Inflammation is generally viewed as an enemy of the body but believe it or not, inflammation is the body’s way of protecting itself. When you fall and sprain your ankle or hit your knee on the side of the table, white blood cells are sent to the affected area to protect it while it heals. However, infections and a diet heavy in inflammatory foods can cause inflammation to become a chronic problem, leading to all types of discomfort and even dysfunction. You can reduce inflammation in your body by eating healthy through an anti-inflammatory meal delivery service, or even by consulting a physician about your health needs. Either way, it is important to know the signs of inflammation in your body so they can be addressed as soon as possible; prolonged inflammation can lead to issues like diabetes, heart disease, cancer, and more. Here are some things to look out for when assessing inflammation.
1. Poor Digestion
One of the telltale signs of inflammation is a decline in gut health. There is a reason dairy makes some people constipated or why eating a heavy meal might give you stomach cramps. Because the digestive system deals with the foods we consume firsthand, it often reveals the first signs of inflammation, showing up as either acute or chronic problems with bloating, gas, and diarrhea. Other foods with inflammatory indicators like breads, potatoes, and fried foods are known to irritate the system and fuel a number of digestive issues. Even certain drinks can cause problems in the gut: sodas, carbonated beverages, and sugary drinks to name a few.
2. Lack of Energy
It’s common to be tired after a long day or a good workout, but being tired all day can be a sign of overall depleted energy. Even with adequate rest, some people still experience continuous fatigue from day until night. This could be a sign of inflammation in the body. It takes additional energy for the body to constantly remain in a protective state, so experiencing chronic inflammation can leave you feeling tired and groggy. Not far behind this comes brain fog, making it difficult to function normally during your day-to-day. If you just can’t seem to think straight or keep nodding off no matter how early you get to bed, inflammation may be the cause.
Acne famously shows up during puberty due to oily skin produced by hormones. After puberty, however, acne is known to appear after eating junk food or drinking sugary drinks. But why? The answer: inflammation. Sugars and fats cause an inflammatory response once they are broken down in the body. Break-outs themselves are the visible manifestation of inflamed skin cells that become red and irritated. Managing your diet to reduce overall inflammation is crucial, but chronic inflammation can cause skin problems that require more attention. For heavy acne that won’t budge even with a steady skincare routine and balanced diet, chronic inflammation is usually the culprit.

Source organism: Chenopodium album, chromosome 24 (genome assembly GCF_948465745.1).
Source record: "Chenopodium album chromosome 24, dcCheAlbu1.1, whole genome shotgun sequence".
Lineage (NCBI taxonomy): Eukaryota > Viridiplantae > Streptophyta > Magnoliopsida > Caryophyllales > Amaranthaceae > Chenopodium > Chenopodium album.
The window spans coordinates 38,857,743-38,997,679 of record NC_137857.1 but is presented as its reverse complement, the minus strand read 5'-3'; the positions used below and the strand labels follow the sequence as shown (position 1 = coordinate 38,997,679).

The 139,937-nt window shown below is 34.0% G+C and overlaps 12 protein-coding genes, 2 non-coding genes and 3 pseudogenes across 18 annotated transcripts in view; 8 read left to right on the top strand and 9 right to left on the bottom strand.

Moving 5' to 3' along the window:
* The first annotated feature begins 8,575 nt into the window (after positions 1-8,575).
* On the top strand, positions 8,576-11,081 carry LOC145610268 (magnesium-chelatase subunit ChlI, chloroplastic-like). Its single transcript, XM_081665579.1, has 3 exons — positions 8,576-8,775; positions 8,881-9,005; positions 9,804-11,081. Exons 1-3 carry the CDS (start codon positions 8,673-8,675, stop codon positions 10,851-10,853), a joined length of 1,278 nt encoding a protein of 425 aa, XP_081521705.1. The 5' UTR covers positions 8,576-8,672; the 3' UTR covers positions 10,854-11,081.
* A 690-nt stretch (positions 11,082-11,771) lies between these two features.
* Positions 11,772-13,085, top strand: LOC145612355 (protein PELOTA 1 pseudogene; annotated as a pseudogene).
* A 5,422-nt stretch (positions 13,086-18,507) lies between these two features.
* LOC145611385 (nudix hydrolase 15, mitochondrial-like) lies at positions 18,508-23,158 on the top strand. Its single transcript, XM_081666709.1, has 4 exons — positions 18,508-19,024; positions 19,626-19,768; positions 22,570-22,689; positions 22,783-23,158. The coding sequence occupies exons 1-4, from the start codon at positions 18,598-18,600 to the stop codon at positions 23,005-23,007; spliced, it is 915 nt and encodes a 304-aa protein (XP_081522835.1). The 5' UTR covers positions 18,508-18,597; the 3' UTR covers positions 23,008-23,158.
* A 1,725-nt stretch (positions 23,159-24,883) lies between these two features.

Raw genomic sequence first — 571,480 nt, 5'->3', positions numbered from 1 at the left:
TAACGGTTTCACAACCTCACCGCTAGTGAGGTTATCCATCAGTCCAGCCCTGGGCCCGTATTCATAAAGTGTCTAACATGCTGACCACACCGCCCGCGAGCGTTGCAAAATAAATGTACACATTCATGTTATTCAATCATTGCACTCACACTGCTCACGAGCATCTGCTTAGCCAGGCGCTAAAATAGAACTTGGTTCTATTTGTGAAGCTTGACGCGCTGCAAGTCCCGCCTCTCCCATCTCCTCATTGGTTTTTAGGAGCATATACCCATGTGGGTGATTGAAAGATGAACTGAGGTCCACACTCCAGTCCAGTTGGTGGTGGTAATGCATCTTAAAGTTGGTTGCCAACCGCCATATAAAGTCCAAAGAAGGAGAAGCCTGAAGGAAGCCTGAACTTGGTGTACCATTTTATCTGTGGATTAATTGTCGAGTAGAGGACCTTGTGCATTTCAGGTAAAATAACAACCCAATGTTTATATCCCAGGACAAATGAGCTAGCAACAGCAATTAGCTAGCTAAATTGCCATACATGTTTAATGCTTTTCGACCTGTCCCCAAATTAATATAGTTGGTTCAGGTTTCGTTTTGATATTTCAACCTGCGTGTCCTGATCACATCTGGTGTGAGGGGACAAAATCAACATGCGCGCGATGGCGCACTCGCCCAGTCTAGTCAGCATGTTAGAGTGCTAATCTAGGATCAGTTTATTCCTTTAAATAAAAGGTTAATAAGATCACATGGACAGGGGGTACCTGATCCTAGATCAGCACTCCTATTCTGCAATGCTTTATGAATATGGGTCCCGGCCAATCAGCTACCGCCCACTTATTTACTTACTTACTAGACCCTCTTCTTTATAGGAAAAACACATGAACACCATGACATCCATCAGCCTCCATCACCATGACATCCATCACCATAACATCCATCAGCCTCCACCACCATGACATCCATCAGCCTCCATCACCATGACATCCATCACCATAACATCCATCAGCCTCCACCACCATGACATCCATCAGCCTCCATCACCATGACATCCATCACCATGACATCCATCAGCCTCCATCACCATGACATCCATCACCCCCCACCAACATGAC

4. Water Retention
Inflammation can cause certain parts of the body to retain water, most commonly the ankles, legs, and hands. Some people even hold onto water around their midsection. The lymphatic system is in charge of making sure this doesn’t happen by assisting the immune system with fighting against disease and infection. However, when the system is not able to function properly due to things like inflammation or blockages, fluid builds up around the area in the muscles and tissues. Swelling is expected with things like sitting for long periods of time or spraining a bone. However, if you are experiencing water retention in your body for a prolonged period, look to inflammation as a possible root problem.
5. Joint and Body Pain
Many people with arthritis know the role inflammation plays all too well. Inflammation in the joints cause swelling as well as overall pain and discomfort in the area. Sometimes caused by the onset of autoimmune diseases and chronic conditions, inflammation can affect your ability to live comfortably in your own body. Even if inflammation is only impacting one area, the entire body can still become sore and depleted of energy from constantly fighting the inflammation itself. Combating this inflammation with diet and the guidance of a physician is a great approach to addressing sore joints and body.
Inflammation isn’t always a bad thing, but when it gets out of control it can be a real drag. When it stays for too long, it could cause real disorder and disarray. If you notice that you are experiencing any of these—whether you always seem to be bloated or your body constantly aches—it’s time to make a change. That change could be somewhere in your diet, or it might even be at your doctor’s office. Either way, make the change that’s best for you and your health.